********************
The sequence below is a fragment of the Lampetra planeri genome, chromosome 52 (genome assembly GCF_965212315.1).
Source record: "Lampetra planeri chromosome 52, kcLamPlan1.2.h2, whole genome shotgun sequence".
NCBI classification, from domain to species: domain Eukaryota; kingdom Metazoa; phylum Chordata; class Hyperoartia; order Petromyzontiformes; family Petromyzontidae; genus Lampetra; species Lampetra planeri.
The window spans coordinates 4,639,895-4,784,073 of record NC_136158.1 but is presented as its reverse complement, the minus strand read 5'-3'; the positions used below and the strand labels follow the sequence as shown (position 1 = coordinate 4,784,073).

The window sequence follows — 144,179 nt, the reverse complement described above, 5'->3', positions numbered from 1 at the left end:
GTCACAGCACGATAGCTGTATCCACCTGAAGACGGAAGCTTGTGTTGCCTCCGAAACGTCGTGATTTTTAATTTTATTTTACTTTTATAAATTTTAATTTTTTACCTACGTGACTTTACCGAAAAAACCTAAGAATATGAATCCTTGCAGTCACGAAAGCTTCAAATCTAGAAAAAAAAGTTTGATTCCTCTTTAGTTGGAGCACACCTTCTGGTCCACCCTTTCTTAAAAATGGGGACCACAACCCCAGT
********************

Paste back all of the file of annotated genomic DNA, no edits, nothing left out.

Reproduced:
The sequence below is a fragment of the Lampetra planeri genome, chromosome 52 (genome assembly GCF_965212315.1).
Source record: "Lampetra planeri chromosome 52, kcLamPlan1.2.h2, whole genome shotgun sequence".
NCBI classification, from domain to species: domain Eukaryota; kingdom Metazoa; phylum Chordata; class Hyperoartia; order Petromyzontiformes; family Petromyzontidae; genus Lampetra; species Lampetra planeri.
The window spans coordinates 4,639,895-4,784,073 of record NC_136158.1 but is presented as its reverse complement, the minus strand read 5'-3'; the positions used below and the strand labels follow the sequence as shown (position 1 = coordinate 4,784,073).

The window sequence follows — 144,179 nt, the reverse complement described above, 5'->3', positions numbered from 1 at the left end:
GTCACAGCACGATAGCTGTATCCACCTGAAGACGGAAGCTTGTGTTGCCTCCGAAACGTCGTGATTTTTAATTTTATTTTACTTTTATAAATTTTAATTTTTTACCTACGTGACTTTACCGAAAAAACCTAAGAATATGAATCCTTGCAGTCACGAAAGCTTCAAATCTAGAAAAAAAAGTTTGATTCCTCTTTAGTTGGAGCACACCTTCTGGTCCACCCTTTCTTAAAAATGGGGACCACAACCCCAGT